Epilepsy Action advice

You can download a copy of our ‘Getting the same version of your anti-epileptic drugs every time’ factsheet here. This covers many of the points on this page.

Legally, a pharmacist has to give out the drug that is written on prescription. This is written in Section 58 (2) (a) of the Medicines Act 1968. However if the generic name of a drug is written on a prescription, the pharmacist can dispense any brand, generic or imported version of that medicine.

Some people may have concerns that they could receive different versions of their AED at different visits to the pharmacy. If this is the case, we recommend that you speak to your prescriber about stating the name of your version on your prescription. This could include the location where your version is made. Your pharmacist doesn’t have to take any notice of this, however many pharmacists do their best to help their customers. Therefore we think it is still worth asking your prescriber to state your version on your prescription if you are concerned.

The Yellow Card Scheme

The UK Medical Health Regulatory Agency (MHRA) operates the Yellow Card Scheme, to highlight safety issues or side-effects with medications.

Yellow Card reports made by patients and health professionals are investigated by the MHRA’s team of medicine safety experts. This is doctors, pharmacists and scientists who study the benefits and risks of medicines.

If you have a problem with a medication, you may consider logging a report through the Yellow Card Scheme.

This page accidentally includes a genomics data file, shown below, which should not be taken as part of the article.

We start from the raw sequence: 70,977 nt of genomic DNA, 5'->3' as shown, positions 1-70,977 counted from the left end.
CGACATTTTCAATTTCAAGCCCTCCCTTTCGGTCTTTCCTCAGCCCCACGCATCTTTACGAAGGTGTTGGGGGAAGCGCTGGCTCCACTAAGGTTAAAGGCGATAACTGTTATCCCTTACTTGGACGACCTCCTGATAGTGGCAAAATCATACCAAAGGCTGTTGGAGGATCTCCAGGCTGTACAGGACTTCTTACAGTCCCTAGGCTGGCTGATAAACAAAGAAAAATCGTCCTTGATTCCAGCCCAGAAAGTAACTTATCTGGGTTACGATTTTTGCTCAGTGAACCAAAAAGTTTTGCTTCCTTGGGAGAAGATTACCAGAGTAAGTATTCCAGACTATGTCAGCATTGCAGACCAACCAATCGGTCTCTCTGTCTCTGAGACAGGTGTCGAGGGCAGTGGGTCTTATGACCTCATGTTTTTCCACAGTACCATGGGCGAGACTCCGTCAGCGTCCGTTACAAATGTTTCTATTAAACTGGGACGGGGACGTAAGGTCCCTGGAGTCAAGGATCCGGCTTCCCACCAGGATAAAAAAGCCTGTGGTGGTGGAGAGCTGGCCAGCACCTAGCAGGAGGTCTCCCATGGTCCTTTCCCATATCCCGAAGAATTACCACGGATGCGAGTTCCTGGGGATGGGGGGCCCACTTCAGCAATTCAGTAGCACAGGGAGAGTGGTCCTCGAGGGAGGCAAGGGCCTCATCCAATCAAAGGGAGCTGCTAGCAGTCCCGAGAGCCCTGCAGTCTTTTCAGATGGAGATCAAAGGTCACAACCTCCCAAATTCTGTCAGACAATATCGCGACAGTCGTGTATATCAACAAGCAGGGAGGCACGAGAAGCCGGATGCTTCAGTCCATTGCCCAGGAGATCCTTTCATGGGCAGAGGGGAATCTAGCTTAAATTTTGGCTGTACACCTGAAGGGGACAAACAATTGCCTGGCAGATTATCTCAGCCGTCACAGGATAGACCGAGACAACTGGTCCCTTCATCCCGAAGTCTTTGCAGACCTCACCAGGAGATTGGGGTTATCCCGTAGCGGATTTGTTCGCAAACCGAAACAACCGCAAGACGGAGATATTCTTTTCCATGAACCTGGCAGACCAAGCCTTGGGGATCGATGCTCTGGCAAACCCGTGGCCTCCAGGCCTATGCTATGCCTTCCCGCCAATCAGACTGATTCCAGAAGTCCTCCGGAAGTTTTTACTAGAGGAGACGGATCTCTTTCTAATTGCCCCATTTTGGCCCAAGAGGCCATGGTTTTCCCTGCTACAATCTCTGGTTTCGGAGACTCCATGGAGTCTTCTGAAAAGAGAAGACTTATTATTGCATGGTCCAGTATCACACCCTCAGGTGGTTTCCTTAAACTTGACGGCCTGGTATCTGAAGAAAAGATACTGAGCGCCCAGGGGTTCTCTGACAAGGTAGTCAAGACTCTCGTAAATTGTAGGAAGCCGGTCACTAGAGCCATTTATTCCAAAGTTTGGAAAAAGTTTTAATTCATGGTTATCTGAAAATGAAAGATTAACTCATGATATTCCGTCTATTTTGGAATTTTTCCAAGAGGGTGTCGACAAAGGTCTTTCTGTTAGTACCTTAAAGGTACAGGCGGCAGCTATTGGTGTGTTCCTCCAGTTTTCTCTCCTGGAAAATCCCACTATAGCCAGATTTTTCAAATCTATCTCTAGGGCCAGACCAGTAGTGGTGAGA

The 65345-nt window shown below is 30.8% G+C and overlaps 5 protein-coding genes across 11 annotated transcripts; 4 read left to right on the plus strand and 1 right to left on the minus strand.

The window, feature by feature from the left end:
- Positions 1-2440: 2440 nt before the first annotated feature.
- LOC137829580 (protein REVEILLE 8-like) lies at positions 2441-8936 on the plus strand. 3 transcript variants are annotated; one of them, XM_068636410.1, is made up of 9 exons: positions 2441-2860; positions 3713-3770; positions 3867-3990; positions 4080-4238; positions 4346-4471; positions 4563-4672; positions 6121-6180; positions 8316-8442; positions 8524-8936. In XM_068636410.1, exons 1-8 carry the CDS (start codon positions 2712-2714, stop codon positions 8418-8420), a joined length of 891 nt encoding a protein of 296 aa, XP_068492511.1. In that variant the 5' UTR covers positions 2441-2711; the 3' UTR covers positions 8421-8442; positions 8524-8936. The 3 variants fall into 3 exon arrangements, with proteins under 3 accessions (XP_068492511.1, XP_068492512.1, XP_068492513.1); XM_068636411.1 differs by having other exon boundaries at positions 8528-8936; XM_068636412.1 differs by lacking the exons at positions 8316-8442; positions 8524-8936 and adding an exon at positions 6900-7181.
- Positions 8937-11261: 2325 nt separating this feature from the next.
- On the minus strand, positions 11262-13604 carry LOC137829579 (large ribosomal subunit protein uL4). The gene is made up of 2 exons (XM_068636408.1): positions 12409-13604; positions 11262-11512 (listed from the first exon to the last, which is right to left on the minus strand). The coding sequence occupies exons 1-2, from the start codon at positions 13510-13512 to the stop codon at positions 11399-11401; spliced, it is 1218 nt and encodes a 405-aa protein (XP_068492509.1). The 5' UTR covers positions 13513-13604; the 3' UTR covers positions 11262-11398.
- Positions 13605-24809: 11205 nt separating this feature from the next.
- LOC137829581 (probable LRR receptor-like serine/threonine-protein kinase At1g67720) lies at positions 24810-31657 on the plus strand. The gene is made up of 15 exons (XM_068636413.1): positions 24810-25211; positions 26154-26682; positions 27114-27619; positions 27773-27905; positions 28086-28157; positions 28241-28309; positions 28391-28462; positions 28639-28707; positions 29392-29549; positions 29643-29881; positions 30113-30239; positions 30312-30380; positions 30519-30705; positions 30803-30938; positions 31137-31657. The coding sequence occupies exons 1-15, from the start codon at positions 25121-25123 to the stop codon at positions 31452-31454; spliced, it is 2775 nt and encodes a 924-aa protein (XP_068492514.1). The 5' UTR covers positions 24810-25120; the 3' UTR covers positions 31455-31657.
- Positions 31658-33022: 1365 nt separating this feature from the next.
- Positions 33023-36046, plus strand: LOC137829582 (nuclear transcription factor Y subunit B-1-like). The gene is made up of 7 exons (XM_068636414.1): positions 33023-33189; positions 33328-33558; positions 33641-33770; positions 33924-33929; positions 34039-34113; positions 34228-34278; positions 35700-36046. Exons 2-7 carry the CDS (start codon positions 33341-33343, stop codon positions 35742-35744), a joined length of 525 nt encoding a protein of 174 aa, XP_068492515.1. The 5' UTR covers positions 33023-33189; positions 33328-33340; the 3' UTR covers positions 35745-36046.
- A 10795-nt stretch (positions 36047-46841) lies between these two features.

Don’t Sub Our Drugs card

We know that many doctors and pharmacists are not aware of the problems that can be caused by switching versions of AEDs. This is an issue which only affects a few types of drugs, and epilepsy drugs are one of these.

We try to inform pharmacists that this is a big issue for AEDs. However we are not able to speak to all pharmacists in the UK. To help people inform their pharmacist, and make your pharmacist aware of the issue, we have produced a small card to carry in your purse or wallet.

If you are concerned about how this will affect you and your medication, you can ring our Epilepsy  Helpline on freephone 0808 800 5050 (UK) or email helpline@epilepsy.org.uk

Epilepsy Action advises that you do not stop taking your medication without speaking to your doctor first.


  • [1]  Crawford P, Hall W, Chappell B et al (1996). ‘Generic Prescribing for Epilepsy. Is it Safe?’ Seizure; 5:1-5
  • [2]  Besag F M C. (2000) ‘Is Generic Prescribing Acceptable in Epilepsy?’ Drug Safety no.3, pp173-182
  • [3] Richens A (1997). ‘Impact of Generic Substitution of Anticonvulsants on the Treatment of Epilepsy’. CNS Drugs; 8 (2): 124-133. Also: Guberman A, Corman C. Generic substitution for brand name antiepileptic drugs: a survey. Can J Neurol Sci  2000; 27:37–43.
  • [4] Ref: ‘Diagnosis and Management of Epilepsy in Adults: a National Clinical Guideline (70)’. Scottish Intercollegiate Guidelines Network. Section 3.2, page 9. April 2003.

Comments: read the 1 comments or add yours


The fact that Lamotrigine Teva is being discontinued has already had a big effect on my partner. He has been obliged to take 8 x 25mg tablets of Teva instead of 2 x 100mg, for the past 2 months. In that time he has had 2 tonic clonic seizures, whereas before that he had 2 in 3 years...Then in January when Teva disappears completely, he will need to switch to another brand of Lamotrigine. He is obviously sensitive to small differences and very worried...What are other people on Teva switching to?

Submitted by Kim on